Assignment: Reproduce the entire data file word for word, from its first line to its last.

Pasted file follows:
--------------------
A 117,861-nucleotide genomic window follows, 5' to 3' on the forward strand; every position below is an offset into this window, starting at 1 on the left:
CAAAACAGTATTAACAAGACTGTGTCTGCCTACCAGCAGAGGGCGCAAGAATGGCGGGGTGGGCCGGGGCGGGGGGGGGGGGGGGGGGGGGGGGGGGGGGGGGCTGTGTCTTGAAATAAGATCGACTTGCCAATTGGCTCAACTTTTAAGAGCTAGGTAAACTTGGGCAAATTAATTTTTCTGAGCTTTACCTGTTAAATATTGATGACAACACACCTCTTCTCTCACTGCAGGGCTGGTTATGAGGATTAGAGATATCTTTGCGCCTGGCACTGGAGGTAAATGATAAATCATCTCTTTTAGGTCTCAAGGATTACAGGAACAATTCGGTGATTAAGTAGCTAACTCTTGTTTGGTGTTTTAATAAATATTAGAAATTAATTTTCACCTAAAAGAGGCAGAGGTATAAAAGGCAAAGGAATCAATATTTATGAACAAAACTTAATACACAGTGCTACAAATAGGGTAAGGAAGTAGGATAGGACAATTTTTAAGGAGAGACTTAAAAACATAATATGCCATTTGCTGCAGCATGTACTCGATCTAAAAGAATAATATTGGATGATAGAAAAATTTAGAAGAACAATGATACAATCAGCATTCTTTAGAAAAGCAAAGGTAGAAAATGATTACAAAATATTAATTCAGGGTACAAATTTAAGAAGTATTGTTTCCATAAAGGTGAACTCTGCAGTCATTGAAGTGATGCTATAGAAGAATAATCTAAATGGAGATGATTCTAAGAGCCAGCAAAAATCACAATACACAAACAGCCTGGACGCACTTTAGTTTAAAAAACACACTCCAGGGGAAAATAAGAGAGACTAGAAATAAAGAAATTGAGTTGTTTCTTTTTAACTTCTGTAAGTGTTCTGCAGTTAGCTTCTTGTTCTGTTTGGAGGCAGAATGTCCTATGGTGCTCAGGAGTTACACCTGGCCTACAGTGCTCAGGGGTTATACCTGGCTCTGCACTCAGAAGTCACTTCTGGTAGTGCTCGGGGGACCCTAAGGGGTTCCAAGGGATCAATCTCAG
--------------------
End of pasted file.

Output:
A 117,861-nucleotide genomic window follows, 5' to 3' on the forward strand; every position below is an offset into this window, starting at 1 on the left:
CAAAACAGTATTAACAAGACTGTGTCTGCCTACCAGCAGAGGGCGCAAGAATGGCGGGGTGGGCCGGGGCGGGGGGGGGGGGGGGGGGGGGGGGGGGGGGGGGCTGTGTCTTGAAATAAGATCGACTTGCCAATTGGCTCAACTTTTAAGAGCTAGGTAAACTTGGGCAAATTAATTTTTCTGAGCTTTACCTGTTAAATATTGATGACAACACACCTCTTCTCTCACTGCAGGGCTGGTTATGAGGATTAGAGATATCTTTGCGCCTGGCACTGGAGGTAAATGATAAATCATCTCTTTTAGGTCTCAAGGATTACAGGAACAATTCGGTGATTAAGTAGCTAACTCTTGTTTGGTGTTTTAATAAATATTAGAAATTAATTTTCACCTAAAAGAGGCAGAGGTATAAAAGGCAAAGGAATCAATATTTATGAACAAAACTTAATACACAGTGCTACAAATAGGGTAAGGAAGTAGGATAGGACAATTTTTAAGGAGAGACTTAAAAACATAATATGCCATTTGCTGCAGCATGTACTCGATCTAAAAGAATAATATTGGATGATAGAAAAATTTAGAAGAACAATGATACAATCAGCATTCTTTAGAAAAGCAAAGGTAGAAAATGATTACAAAATATTAATTCAGGGTACAAATTTAAGAAGTATTGTTTCCATAAAGGTGAACTCTGCAGTCATTGAAGTGATGCTATAGAAGAATAATCTAAATGGAGATGATTCTAAGAGCCAGCAAAAATCACAATACACAAACAGCCTGGACGCACTTTAGTTTAAAAAACACACTCCAGGGGAAAATAAGAGAGACTAGAAATAAAGAAATTGAGTTGTTTCTTTTTAACTTCTGTAAGTGTTCTGCAGTTAGCTTCTTGTTCTGTTTGGAGGCAGAATGTCCTATGGTGCTCAGGAGTTACACCTGGCCTACAGTGCTCAGGGGTTATACCTGGCTCTGCACTCAGAAGTCACTTCTGGTAGTGCTCGGGGGACCCTAAGGGGTTCCAAGGGATCAATCTCAG